She dropped out of school at 14, became a receptionist and then a full-time mother. But Vivian Leung Tai Yuet-kam has many more roles than that. She founded the Lung Fu Shan Environmental Concern Group and the Hong Kong Breastfeeding Mothers' Association and is also a part-time farmer. Varsity finds out what drives her.
Jin Yao is Hong Kong's leading ballerina. She was born into a dancing family and knew from an early age that she was destined to dance. Here, she tells Varsity about the gruelling and sometimes lonely life of a top dancer, and of what spurs her on.
Internationally acclaimed Hong Kong photojournalist Vincent Yu on taking "one best shot" for every story and running his Upper Station Gallery.
Hong Kong-born reporter for CCTV news, Sze Ho-wai tells Varsity how he stayed calm while being held hostage in war-torn Libya.
Reporter: Samuel Chan Che-chung Pak Sheung-chuen does not read the way most people do. What first catches the artist’s attention is not the title or...
Reporter: Candy Chin On a football pitch in Rio de Janeiro, Brazil, Hong Kong’s diminutive number Seven, coolly receives the ball from his keeper. In...
Dr David Lee Ka-yan, who shot to fame as the singer of Siu Ming Visits Guangzhou says he doesn't know how long his time in the spotlight will last. But he is enjoying every minute of it and doesn't believe in thinking too far ahead. Varsity finds out what makes him tick.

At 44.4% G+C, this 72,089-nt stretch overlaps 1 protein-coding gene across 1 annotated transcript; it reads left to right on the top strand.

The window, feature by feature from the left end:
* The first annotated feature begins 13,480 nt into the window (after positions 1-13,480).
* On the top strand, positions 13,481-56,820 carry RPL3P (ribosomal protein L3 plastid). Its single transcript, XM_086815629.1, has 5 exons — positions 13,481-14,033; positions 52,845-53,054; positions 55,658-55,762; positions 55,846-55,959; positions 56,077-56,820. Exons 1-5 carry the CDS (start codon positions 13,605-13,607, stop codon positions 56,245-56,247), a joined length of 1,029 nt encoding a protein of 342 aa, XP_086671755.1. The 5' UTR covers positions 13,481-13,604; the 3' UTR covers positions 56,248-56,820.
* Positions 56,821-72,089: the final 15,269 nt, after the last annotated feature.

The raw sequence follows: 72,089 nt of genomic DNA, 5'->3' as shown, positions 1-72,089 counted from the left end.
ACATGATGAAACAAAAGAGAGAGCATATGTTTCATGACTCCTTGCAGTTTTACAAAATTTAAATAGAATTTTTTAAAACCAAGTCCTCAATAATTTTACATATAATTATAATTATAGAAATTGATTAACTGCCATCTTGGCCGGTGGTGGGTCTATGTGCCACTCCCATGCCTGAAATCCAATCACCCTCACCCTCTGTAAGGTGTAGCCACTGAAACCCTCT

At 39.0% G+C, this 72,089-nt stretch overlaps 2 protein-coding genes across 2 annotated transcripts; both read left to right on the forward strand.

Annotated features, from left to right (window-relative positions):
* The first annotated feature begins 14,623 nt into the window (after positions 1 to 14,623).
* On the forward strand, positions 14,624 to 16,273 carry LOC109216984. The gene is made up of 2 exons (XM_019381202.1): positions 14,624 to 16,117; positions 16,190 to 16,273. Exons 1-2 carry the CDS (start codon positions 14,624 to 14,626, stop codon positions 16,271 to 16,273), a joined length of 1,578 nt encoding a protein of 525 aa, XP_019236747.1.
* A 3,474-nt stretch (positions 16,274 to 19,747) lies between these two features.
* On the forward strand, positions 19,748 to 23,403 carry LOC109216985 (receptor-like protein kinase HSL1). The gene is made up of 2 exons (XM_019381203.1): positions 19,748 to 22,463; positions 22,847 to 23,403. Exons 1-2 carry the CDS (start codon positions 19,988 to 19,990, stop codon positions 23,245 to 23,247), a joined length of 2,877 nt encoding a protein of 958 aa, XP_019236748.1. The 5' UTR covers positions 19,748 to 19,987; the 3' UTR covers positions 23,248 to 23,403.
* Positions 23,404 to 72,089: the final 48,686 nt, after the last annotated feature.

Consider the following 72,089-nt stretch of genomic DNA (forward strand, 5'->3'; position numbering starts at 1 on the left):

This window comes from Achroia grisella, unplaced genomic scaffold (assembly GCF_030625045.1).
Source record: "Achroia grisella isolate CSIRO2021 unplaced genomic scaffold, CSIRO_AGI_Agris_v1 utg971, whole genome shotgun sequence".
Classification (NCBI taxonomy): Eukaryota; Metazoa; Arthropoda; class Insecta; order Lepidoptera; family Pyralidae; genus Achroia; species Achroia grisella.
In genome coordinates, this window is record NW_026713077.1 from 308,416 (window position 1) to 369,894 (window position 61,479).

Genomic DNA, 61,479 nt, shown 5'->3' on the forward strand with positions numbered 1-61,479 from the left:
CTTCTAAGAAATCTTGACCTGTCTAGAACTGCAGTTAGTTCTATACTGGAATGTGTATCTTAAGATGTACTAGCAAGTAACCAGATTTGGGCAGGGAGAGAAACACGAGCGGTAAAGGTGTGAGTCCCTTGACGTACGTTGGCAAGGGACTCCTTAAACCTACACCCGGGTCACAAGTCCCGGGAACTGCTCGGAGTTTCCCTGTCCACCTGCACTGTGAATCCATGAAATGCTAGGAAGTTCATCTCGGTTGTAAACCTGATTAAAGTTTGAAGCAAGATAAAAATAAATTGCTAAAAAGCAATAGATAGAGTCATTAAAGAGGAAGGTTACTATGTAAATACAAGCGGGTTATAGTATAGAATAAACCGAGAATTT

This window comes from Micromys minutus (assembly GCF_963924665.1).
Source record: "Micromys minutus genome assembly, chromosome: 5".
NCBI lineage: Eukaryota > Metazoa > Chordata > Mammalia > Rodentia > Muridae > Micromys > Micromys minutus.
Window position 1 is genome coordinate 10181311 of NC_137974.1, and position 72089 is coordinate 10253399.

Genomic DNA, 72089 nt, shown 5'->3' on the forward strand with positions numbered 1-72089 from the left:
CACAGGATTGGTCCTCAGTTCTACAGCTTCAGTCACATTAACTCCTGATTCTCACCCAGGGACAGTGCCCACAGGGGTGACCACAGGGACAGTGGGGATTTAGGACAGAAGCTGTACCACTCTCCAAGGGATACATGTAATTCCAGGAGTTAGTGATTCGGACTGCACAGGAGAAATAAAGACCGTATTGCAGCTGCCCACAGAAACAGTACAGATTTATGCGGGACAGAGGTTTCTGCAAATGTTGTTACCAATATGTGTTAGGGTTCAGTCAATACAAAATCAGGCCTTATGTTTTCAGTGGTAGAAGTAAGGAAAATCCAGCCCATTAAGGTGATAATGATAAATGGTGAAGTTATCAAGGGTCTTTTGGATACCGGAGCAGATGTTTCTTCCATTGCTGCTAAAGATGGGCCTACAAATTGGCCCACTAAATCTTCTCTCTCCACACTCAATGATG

British engineer Andrew Brown made history as Hong Kong's first expatriate village representative under the dual-heads electoral system. He's won three elections since 2003 and has revitalised San Shek Wan village. But Brown faces an obstacle, the indigenous head, Mo. How does he fight against the "feudalism" of traditional New Territories villages?
From Varsity May 2010 Reporter: Margaret Ng Yee-man, Photos: Nicole Pun Democratic stalwart, dedicated educator, proud patriot - these are all terms that can be used...
How a student project led Hong Kong youngster Charles Watson to become a social entrepreneur providing solar-powered computers to developing world. By Cherry Ge